LETTERS TO THE EDITOR

No apology needed

In reply to Mr. DeClussin's letter, "Japan started the war," Let me be very clear that his quote has been mistakenly attributed to me.

I have never sought nor expected apologies from anyone on the matter of the atomic bomb. I have no difficulty expressing my deepest regrets over the conduct of our military government although our American missionary teachers long warned us of the fall of man, chastening us to humility.

The wounds of wars are passed on generationally and healing from them are daunting tasks for all of us. I recently recommended a book written by a son of a Bataan March survivor who, like myself, came to reconciliation and valuing the resilience and gift of life.

Today, I chair a nonprofit organization, One Sunny Day Initiatives, connecting and affirming the value of friendship in collective healing. I am infinitely grateful, at the same time, for those Americans who feel and express regrets over the use of two nuclear weapons. My terror of horrific death of my own as a Hiroshima survivor since is put to rest even though I never need you to offer an apology. But your expression gives an opportunity for me to offer our apology. Thank you. — Hideko Tamura-Snider, Medford


Part of the problem

Apparently the GOP and all their "workers" in the Congress are part of the "ol' boy elite problem." How can they not refuse these political handouts/waivers from Obamacare. No wonder the Republicans lost the election — I'd say they're less than adequate to reflect the moral concept of "standing up for one's principles." — Jerry Sawtelle, Medford


Join me at school

Regarding Greg Egan's letter Aug. 14, "Work harder first," I would like to extend an invitation to Mr. Egan to come and spend the day with me in my classroom of 33 third graders. My day begins at 6:30 a.m. and usually ends sometime after 4 p.m. Please wait until after Sept. 3, when students are present, which makes my day just a little more complex.

I also want to thank Mr. Egan for elevating my level of importance from being a third grade teacher to being responsible for all of Medford School District's graduation rates. What ever happened to "It takes a village to raise a child," in which every adult in a child's life takes responsibility? Wait, that idea won't work because then we can't blame teachers.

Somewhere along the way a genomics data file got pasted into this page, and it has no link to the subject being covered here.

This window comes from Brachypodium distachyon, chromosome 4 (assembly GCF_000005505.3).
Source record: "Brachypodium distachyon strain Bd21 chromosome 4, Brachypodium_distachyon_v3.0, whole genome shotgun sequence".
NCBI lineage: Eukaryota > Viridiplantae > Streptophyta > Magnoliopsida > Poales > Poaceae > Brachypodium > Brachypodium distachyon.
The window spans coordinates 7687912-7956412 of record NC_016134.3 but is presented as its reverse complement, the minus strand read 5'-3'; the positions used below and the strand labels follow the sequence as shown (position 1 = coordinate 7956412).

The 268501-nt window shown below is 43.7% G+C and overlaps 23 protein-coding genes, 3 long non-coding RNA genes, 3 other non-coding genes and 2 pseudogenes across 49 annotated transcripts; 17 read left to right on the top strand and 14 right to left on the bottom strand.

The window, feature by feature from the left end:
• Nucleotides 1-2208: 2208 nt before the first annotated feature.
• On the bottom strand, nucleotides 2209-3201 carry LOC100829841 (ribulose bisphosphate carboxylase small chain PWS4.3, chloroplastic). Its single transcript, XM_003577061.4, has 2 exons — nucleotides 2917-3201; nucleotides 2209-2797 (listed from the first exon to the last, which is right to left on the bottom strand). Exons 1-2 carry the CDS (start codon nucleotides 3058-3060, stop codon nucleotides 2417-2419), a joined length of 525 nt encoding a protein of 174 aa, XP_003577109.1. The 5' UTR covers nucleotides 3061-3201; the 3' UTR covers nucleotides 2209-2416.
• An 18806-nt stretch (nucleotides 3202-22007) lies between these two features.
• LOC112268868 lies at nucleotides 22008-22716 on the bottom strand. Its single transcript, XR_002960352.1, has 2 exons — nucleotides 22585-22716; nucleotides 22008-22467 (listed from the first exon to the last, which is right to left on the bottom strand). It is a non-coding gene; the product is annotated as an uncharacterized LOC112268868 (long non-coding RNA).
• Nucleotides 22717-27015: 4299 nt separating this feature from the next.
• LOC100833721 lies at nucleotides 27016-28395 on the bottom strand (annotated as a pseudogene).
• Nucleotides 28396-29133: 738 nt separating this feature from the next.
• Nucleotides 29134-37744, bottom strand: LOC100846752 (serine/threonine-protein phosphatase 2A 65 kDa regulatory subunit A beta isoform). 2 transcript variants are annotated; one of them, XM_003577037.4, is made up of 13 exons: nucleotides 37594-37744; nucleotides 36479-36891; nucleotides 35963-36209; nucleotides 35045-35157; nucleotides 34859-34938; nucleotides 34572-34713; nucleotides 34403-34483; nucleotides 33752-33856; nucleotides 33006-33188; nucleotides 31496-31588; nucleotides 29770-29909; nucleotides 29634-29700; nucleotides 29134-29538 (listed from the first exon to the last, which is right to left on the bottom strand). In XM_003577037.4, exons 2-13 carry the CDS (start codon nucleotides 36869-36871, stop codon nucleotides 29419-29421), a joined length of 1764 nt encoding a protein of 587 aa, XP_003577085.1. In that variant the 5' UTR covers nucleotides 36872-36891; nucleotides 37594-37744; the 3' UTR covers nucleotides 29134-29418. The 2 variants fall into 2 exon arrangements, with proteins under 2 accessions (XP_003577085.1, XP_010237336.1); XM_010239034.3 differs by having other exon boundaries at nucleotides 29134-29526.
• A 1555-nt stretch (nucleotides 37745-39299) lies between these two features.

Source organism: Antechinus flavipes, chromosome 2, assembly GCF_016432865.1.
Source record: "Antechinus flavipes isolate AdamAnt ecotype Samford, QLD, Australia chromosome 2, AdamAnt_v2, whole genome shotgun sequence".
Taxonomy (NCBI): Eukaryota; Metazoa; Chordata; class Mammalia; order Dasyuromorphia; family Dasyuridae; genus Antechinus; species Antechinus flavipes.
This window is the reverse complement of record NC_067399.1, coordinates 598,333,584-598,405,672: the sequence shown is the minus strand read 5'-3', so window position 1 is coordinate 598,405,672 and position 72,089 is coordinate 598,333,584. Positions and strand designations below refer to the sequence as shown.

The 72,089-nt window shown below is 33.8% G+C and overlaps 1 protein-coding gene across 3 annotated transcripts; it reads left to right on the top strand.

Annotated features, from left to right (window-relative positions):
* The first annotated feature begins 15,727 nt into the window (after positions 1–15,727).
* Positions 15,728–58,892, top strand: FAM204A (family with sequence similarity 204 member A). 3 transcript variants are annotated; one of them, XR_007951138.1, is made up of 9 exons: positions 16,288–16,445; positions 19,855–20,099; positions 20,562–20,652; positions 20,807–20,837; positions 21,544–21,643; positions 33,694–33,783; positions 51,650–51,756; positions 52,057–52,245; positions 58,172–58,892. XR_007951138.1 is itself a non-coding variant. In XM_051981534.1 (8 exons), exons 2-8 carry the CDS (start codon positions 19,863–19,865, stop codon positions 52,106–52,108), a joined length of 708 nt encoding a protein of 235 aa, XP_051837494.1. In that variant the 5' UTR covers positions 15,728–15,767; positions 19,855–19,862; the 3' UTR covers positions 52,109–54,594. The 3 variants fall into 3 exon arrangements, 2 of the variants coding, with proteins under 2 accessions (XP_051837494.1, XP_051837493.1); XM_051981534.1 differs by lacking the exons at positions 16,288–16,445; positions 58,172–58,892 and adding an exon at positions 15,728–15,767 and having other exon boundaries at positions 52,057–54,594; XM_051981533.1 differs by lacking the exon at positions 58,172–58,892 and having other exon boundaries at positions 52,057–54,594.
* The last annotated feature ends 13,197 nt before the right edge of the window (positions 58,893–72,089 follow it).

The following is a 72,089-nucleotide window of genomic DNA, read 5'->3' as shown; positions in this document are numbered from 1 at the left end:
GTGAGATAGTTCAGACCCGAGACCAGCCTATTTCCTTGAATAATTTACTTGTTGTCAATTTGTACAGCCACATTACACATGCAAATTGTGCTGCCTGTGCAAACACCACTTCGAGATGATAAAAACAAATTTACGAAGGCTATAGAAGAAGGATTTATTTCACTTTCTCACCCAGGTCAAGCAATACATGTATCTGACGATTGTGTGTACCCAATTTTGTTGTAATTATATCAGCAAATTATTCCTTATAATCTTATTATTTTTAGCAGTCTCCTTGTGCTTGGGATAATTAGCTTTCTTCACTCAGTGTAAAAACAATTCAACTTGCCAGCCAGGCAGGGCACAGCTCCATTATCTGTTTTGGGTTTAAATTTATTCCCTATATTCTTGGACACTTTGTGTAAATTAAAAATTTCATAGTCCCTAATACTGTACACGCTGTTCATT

By the way, I was in a "Best Practices in Math Teaching" class on my own time in the summer when I read Mr. Egan's letter. See you in the fall! — Cheryl Lashley, Talent


NFL ads are racist

The NFL commercials are becoming more racist.

Commercials show one or more guys in a setting. One of the guys is shown as nerdy, dorky or of small physical or mental stature. The "dork" is always white and the "cool" one, the stronger one, is black.

This year they've added a commercial where one person is on another's shoulders. In every case the stronger man on the bottom, supporting the weaker "nerdy" guy on top, is black. The messages are "the black guy is cool and the white guy isn't cool." In another commercial there are two black guys talking to a nerdy white guy cleaning their pool.

This tricky stuff doesn't speak well for the NFL or trying to help us become more loving of one another. There is one commercial of Matt Ryan holding a white guy on his shoulders and a black guy holding a white gal on his shoulders. There is no white guy holding the black guy up, but only the black guy holding the white guy up. The message is that the white guy is more dependent on the black guy than the other way around. — John Smith, Rogue River


Youth hunt reprehensible

The Oregon Department of Fish and Wildlife and "partners" are sponsoring 12 youth hunts throughout Oregon in September hoping to swell the (fortunately) dwindling ranks of hunters. Children 17 and younger will be taught to kill captive-bred, non-native pheasants.

Children will probably hold the animals they have killed and will be expected to feel proud. Pride in taking a life is an obscene value to teach a child!

Our country is sadly infamous worldwide for its pervasive, out-of-control gun culture. The U.S. is the only developed country that has failed (deliberately and miserably) to deal with gun violence. We tolerate rampant bloodshed in the name of "constitutional rights".

In the first six months after 20 young children and six adults were massacred at Sandy Hook Elementary School, there were roughly 5,000 gun deaths in this country (based on CDC estimates). What will it take to wake us up and inspire us to confront the all-powerful gun lobby?

Teaching children that gratuitous killing is not only acceptable but admirable is reprehensible. Once one becomes comfortable with guns and killing, it can be far too easy to use the gun against others in anger or against oneself in despair. — Susan Bauer, Talent


Passer-by saved a life

As I was driving toward Jacksonville on South Stage Road Tuesday morning I could see there was an accident ahead. As I pulled over, I could see an elderly male bicyclist was lying on his back with a group of onlookers gathered around him but unable to respond other than calling 9-1-1. Then another man approached, asking few questions but immediately knelt down and took the man's pulse and vital signs. The bicyclist had no pulse and was not breathing.

Without hesitation, the man immediately began giving CPR and continued for more than 10 minutes until the paramedics arrived. The bicyclist began to respond as the paramedics moved in. He still needed the medical attention of the EMTs, but without the quick thinking and CPR given by the man, the bicyclist would have died. Along with the other bystanders, we witnessed an angel saving a life. His name is John Bowling and that day, he was truly an angel. — Pete Cislo, Phoenix


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